"One of our kaiako taught the cup song to our rangatahi to the waiata Tutira Mai. We decided that after our cup song we would sing our school song as well. We held a special school assembly in which our bilingual class, Te Kāhui Tamariki, delivered the assembly entirely in te reo Māori as well as using sign language to acknowledge Te Wiki o te Reo Māori. Rotarota for the following week. That was our Māori Language Moment for 2020 and we are so glad to be a part of this historical event." 

Te Kura Kaupapa Māori o Kaikohe

"I hakaina e mātou te haka o Te Kura Kaupapa Māori o Kaikohe." 

Iqra School

"Students at Iqra School in New Lynn spent the week playing poi rākau, and learnt the two commands mauī and matau in preparation for it. All classes from years 1 to 6 were taught the game by me (whaea Mariam) the week prior, and they all spent their morning tea and lunch times enjoying the game lead by their class teachers during Te Wiki o te Reo Māori."

St Francis of Assisi Catholic School

"We are so proud of our tamariki! On Monday we were lead by our year 7 and 8 te reo Māori rōpū for an hour of activities including kōrero, pānui, ako, whakarongo, waiata, and tākaro to celebrate Te Wā Tuku Reo Māori and the beginning of Te Wiki o te Reo Māori. Our entire kura took part, and everyone had a great time celebrating te reo!" 

Glen Taylor

"Room 5's students were learning greetings in te reo Maori. Zurielle, Alyssa and Jasmine created this video tutorial to support our learning. Ka pai!" 

Pakihi | Businesses & Organisations

 

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SkyCity

This year the SkyCity rōpū lit up the Sky Tower with the Hei Tiki to show their support for te reo Māori. This set a monumental example to the rest of the country kua takoto te mānuka! While the outside was lit up all week, at 12pm on 14 September, SkyCity hosted a Zui for all their staff to participate in kēmu and kōrero to celebrate the Māori Language Moment.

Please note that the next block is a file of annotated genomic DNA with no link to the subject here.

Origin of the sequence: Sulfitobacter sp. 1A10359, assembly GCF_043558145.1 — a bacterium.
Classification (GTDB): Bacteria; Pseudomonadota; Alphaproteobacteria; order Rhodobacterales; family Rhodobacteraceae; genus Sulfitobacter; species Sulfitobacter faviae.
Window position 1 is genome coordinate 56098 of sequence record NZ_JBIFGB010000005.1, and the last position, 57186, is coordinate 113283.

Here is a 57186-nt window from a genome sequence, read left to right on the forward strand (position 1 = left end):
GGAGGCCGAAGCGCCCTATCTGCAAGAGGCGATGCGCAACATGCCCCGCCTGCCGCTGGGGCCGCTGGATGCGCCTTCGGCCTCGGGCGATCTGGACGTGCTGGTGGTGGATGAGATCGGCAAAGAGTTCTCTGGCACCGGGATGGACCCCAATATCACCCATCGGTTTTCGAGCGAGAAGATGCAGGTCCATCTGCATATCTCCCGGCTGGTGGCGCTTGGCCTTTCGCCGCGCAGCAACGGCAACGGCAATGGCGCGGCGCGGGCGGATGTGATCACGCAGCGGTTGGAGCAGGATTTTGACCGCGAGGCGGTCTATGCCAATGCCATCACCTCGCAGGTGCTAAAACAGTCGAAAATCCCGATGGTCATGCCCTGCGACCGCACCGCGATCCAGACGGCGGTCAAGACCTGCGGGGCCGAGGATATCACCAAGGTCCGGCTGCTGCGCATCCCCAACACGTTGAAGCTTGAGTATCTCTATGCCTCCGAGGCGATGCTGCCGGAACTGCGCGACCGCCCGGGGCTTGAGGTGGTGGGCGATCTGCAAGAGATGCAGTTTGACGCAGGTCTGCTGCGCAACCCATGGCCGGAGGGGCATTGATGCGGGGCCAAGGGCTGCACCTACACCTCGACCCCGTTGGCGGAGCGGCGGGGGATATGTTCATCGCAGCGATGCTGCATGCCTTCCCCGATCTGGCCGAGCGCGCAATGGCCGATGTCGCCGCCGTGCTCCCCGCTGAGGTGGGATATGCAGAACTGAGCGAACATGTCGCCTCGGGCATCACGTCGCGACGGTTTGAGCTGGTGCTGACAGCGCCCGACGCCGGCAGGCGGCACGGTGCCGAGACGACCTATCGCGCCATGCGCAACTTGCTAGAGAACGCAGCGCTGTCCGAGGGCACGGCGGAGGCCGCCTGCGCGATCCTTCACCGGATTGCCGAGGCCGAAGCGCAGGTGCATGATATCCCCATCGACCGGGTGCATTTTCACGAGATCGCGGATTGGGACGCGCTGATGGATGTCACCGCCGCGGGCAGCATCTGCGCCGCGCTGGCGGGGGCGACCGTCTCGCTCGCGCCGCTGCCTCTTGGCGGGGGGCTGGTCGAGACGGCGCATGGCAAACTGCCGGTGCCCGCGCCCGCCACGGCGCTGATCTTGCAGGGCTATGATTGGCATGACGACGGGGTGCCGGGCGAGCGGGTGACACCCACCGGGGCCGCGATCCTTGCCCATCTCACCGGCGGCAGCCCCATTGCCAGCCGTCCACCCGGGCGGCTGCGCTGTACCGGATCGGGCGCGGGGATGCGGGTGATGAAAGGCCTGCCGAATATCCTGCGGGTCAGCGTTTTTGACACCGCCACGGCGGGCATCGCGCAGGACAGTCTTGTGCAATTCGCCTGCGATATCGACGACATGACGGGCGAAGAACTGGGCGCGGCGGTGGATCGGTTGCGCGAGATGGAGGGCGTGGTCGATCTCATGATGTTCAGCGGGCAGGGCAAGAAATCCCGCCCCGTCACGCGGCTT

We are pleased to recognise SkyCity for having a standout moment during this year’s Tuku Reo Māori.

 

University of Waikato - Tauranga

"Our Te Wiki o te Reo Māori Moment took place in the atrium of the University of Waikato Tauranga campus, in front of our campus Poutokomanawa, Tāne Mahuta/Tāwhaki (carved by artist, Whare Thompson). More than 80 tauira and staff joined our Te Tohu Paetahi kaiako Ngairo Eruera and Senior Māori Liaison Advisor Tahangāwari Tangitu-Huata (waiata coach/guitar), for a waiata - I Te Ao I Te Pō"

NZ National Commission for UNESCO & Te Tāhuhu o Te Mātauranga

"The National Commission Secretariat, together with our Te Ara Kaimanawa – Te Tāhuhu o Te Mātauranga colleagues, was proud to celebrate Te Wiki o te Reo Māori. We sang Tihei Winiwini as our Māori Language Moment."

Education New Zealand Manapou ki te Ao

"In celebration of Te Tuku Reo Māori and Te Wiki o te Reo Māori , we at Education New Zealand Manapou ki te Ao launched our organisation waiata 'Manapou ki te Ao' written by Te Haumihiata Mason and Ed Tuari."

Dawson Falls Mountain Lodge Kaponga

"We have our coffee menu in Māori and played the Te Wiki playlist throughout the day. It was amazing and heartwarming to hear our visitors singing along and taking a shot at ordering their coffee in Māori."

Countdown New Zealand

"We asked our team to upload videos of themselves speaking in te reo. Our team across stores, support offices and warehouses sent in their videos to share with Aotearoa."

Hapori | Community & Whānau

 

 

Ōtaki Waka Hoe

"I tuku i te waka o te reo ki te aumoana o Parirua. He whakarewatanga o te rauemi reo - Waka Reo ki te Aumoana. I reira ka whakatauira i ngā kupu me ngā kianga kua āta wānangahia e mātou ko tō te mātanga reo a Hēni Jacob."

Ōtaki Waka Hoe worked with mātanga reo, Hēni Jacob, to research and develop kupu and phrases for waka ama communities to use while out on the water. For their Māori Language Moment they took to the waters to launch their new language resource 'Waka Reo ki te Aumoana'.

This rauemi is another step in to normalising and encouraging the use of te reo Māori in our everyday lives. We are pleased to recognise Ōtaki Waka Hoe for having a standout moment during this year's Wā Tuku Reo Māori. Hoea te reo!

 

Te Wā Tuku Reo Māori ki Ahitereiria